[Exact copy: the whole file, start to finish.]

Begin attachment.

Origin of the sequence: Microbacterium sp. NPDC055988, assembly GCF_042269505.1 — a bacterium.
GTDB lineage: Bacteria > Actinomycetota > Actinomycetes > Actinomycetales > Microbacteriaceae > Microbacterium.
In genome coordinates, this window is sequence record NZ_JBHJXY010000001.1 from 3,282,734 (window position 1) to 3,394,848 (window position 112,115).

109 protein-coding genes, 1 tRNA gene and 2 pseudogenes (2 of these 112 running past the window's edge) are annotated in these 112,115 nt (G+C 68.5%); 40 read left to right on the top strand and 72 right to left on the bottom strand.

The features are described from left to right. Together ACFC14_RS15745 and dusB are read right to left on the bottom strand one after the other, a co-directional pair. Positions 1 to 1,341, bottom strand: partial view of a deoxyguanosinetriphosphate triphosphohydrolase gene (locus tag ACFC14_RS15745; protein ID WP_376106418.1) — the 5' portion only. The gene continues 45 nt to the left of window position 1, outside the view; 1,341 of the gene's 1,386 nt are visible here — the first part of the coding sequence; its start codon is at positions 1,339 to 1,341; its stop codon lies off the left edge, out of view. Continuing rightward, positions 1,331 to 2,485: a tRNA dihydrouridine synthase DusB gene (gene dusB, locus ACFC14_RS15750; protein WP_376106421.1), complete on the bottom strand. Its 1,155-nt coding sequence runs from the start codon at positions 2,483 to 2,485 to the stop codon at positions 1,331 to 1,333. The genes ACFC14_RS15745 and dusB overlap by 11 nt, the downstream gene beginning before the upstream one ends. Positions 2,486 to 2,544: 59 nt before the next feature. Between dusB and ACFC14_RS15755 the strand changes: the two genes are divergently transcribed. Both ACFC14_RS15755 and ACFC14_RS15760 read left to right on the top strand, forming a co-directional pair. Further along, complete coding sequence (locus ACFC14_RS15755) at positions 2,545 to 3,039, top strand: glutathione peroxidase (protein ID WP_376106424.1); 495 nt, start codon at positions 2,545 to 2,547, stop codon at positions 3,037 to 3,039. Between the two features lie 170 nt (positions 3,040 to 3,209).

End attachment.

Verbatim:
Origin of the sequence: Microbacterium sp. NPDC055988, assembly GCF_042269505.1 — a bacterium.
GTDB lineage: Bacteria > Actinomycetota > Actinomycetes > Actinomycetales > Microbacteriaceae > Microbacterium.
In genome coordinates, this window is sequence record NZ_JBHJXY010000001.1 from 3,282,734 (window position 1) to 3,394,848 (window position 112,115).

109 protein-coding genes, 1 tRNA gene and 2 pseudogenes (2 of these 112 running past the window's edge) are annotated in these 112,115 nt (G+C 68.5%); 40 read left to right on the top strand and 72 right to left on the bottom strand.

The features are described from left to right. Together ACFC14_RS15745 and dusB are read right to left on the bottom strand one after the other, a co-directional pair. Positions 1 to 1,341, bottom strand: partial view of a deoxyguanosinetriphosphate triphosphohydrolase gene (locus tag ACFC14_RS15745; protein ID WP_376106418.1) — the 5' portion only. The gene continues 45 nt to the left of window position 1, outside the view; 1,341 of the gene's 1,386 nt are visible here — the first part of the coding sequence; its start codon is at positions 1,339 to 1,341; its stop codon lies off the left edge, out of view. Continuing rightward, positions 1,331 to 2,485: a tRNA dihydrouridine synthase DusB gene (gene dusB, locus ACFC14_RS15750; protein WP_376106421.1), complete on the bottom strand. Its 1,155-nt coding sequence runs from the start codon at positions 2,483 to 2,485 to the stop codon at positions 1,331 to 1,333. The genes ACFC14_RS15745 and dusB overlap by 11 nt, the downstream gene beginning before the upstream one ends. Positions 2,486 to 2,544: 59 nt before the next feature. Between dusB and ACFC14_RS15755 the strand changes: the two genes are divergently transcribed. Both ACFC14_RS15755 and ACFC14_RS15760 read left to right on the top strand, forming a co-directional pair. Further along, complete coding sequence (locus ACFC14_RS15755) at positions 2,545 to 3,039, top strand: glutathione peroxidase (protein ID WP_376106424.1); 495 nt, start codon at positions 2,545 to 2,547, stop codon at positions 3,037 to 3,039. Between the two features lie 170 nt (positions 3,040 to 3,209).